French Prime Minister Manuel Valls has won a vote of confidence in a tense ballot, allowing him to push through economic reforms that have divided the left.» Read More
European equities ended slightly down on Thursday following a roller-coaster session marked by brisk volume, with rekindled worries about Greece keeping investors on edge.
CNBC's Rick Santelli, and Adrian Miller, GMP Securities, discuss Europe's central banks' decision to leave interest rates unchanged.
CNBC's Michelle Caruso-Cabrera reports on today's market action in Europe; and a look at what's moving U.S. stocks, with Bob Pisani. Also, CNBC's Gary Kaminsky warns investors about shorting bonds.
Investors aren't factoring in the good news in the euro zone, this strategist says.
Investors look for safe havens and await an ECB speech while Australians go to work — it's time for your FX Fix.
A two-tier housing market amongst developed economies has sprung up as some countries have rebounded faster from the global financial crisis than others, according to new research by Goldman Sachs, which warns the situation could lead to several bubbles.
CNBC's Kelly Evans reports on all the market moving events from Europe, including an interest rate policy announcement from the ECB and Bank of England due later this morning.
Siemens will cut costs and push to concentrate its efforts on its core businesses as it battles against the prevailing weak macro-economic environment, CEO Peter Löscher told CNBC on Thursday.
Europe’s ability to compete against the US as a manufacturing center is being damaged by rising energy costs as North America benefits from cheap natural shale gas, Germany’s biggest companies have warned, the FT reports.
European citizens and political leaders welcomed President Barack Obama’s re-election Wednesday. European money was less enthusiastic, the New York Times reports.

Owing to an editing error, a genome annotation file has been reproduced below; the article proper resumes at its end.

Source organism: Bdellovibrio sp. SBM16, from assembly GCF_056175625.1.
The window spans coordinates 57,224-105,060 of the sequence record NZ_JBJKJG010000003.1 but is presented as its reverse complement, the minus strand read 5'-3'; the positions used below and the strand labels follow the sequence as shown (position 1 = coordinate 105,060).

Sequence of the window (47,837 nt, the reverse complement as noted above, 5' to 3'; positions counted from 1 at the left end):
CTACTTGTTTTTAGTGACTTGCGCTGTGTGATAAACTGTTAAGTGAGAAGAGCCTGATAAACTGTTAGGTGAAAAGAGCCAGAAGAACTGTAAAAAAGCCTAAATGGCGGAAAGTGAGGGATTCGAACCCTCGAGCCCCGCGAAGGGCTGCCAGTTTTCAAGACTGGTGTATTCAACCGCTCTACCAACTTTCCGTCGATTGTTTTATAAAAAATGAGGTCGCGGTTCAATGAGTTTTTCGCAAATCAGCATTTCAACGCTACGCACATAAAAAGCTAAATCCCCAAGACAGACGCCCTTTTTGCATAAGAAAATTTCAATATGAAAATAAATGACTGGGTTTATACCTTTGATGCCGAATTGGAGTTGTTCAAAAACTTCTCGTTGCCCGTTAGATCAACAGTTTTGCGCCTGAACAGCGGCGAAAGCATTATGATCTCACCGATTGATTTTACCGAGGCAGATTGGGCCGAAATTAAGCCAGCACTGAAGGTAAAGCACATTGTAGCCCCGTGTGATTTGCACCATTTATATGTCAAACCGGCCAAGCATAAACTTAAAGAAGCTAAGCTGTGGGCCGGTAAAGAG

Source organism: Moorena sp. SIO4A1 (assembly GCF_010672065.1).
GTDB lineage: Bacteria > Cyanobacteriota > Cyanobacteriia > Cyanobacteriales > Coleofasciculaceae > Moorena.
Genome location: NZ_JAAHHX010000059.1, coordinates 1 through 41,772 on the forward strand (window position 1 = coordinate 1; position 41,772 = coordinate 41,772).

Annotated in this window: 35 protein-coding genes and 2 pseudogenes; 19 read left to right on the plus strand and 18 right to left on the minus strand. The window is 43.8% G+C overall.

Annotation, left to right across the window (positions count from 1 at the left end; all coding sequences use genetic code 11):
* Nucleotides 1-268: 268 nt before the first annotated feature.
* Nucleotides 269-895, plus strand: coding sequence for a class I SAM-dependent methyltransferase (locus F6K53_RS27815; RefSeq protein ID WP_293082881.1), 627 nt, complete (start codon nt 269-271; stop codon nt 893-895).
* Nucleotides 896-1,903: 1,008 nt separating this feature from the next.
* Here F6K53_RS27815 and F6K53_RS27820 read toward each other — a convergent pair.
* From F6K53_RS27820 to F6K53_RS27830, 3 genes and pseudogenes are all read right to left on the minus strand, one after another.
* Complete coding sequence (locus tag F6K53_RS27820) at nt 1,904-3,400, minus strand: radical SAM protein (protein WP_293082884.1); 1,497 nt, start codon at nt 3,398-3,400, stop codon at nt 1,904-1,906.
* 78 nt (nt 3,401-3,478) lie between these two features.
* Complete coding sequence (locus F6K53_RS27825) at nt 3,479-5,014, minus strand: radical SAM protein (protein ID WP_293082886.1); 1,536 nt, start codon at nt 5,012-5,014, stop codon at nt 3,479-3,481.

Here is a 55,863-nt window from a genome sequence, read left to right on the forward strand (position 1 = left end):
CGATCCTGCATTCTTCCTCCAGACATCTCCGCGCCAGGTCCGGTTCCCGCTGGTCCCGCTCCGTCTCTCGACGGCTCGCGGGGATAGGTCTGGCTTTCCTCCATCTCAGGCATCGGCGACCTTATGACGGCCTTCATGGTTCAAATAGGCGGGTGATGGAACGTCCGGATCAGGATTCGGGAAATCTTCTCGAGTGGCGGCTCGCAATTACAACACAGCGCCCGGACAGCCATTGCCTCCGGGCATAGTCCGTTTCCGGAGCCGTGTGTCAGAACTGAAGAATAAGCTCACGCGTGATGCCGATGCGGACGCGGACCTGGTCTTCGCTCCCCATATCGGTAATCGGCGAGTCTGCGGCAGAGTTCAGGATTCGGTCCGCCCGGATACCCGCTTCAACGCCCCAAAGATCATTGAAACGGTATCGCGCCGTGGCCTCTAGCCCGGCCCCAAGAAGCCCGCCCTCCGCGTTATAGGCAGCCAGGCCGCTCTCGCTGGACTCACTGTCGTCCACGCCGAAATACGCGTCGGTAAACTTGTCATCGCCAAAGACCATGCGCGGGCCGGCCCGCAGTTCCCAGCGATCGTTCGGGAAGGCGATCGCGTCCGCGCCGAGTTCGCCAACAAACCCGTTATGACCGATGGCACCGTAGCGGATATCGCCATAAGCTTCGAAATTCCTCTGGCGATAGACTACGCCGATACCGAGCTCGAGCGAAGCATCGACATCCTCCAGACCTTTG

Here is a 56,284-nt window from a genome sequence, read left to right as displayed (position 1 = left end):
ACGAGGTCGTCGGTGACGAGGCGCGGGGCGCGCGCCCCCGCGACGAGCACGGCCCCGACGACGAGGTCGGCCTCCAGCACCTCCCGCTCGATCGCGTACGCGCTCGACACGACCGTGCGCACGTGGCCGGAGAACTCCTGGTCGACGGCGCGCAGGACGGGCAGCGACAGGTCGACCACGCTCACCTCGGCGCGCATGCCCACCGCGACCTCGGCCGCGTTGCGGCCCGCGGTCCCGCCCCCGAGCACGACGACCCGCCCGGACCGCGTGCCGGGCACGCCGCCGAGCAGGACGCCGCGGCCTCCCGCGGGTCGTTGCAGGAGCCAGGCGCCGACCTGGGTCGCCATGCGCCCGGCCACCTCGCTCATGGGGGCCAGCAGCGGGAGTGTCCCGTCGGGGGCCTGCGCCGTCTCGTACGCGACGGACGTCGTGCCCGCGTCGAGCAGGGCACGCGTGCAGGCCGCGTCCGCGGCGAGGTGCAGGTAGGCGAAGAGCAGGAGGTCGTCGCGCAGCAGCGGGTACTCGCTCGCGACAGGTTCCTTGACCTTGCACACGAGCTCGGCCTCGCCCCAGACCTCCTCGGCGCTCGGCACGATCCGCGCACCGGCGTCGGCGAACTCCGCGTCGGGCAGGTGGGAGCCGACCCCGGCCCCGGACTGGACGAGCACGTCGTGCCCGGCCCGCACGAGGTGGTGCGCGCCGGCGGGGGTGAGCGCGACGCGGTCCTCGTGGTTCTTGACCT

Elsa Lignos, Senior Currency Strategist at RBC Capital Markets says that the Eur will hit 1.32 against the dollar as markets haven't fully priced in the positive impact of Draghi's actions back in August.
Michael Gayed, Chief Investment Strategist, Pension Partners says that the market sell-off overnight had nothing to do with Obama's re-election but instead renewed fears about Greece.
Another European Central Bank meeting is almost upon us, and these strategists are getting ready.
Once again, the news from Europe is disturbing. This is your euro trade update.
European shares reversed course on Wednesday to close lower, after data showed weak German industrial production. European indexes had rallied in the morning session after U.S. President Barack Obama won re-election.
CNBC's Simon Hobbs has the story on Germany's disappointing data and a look at why stocks are down two percent, with CNBC's Bob Pisani, and Warren Meyers, DME Securities.
The dollar drags on Obama's win and the euro sags on German gloom — it's time for your FX Fix.
Activist investor Nelson Peltz has for the first time taken his fight to France after acquiring a stake in Danone, one of the country’s best-known companies, the FT reports.
CNBC's Ross Westgate reports on all the market moving events from Europe, as stock move higher on President Obama's re-election win, and better-than-expected earnings.
Here is a question that is exercising central bankers everywhere, particularly those that have embarked on asset purchase and “quantitative easing” (QE) schemes. What to do with one’s billions?
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George Buckley, chief U.K. economist at Deutsche Bank, discusses how either outcomes in the Scottish independence referendum will impact markets and whether "sterling-ization" is possible.
Stephane Richard, CEO of Orange, discusses the group¿s offer for Spain's Jazztel and says that the merger between the two would "create a champion in the industry".
European shares closed lower on Tuesday with investors looking ahead to a key Federal Reserve policy meeting this week as well as a referendum on Scottish independence.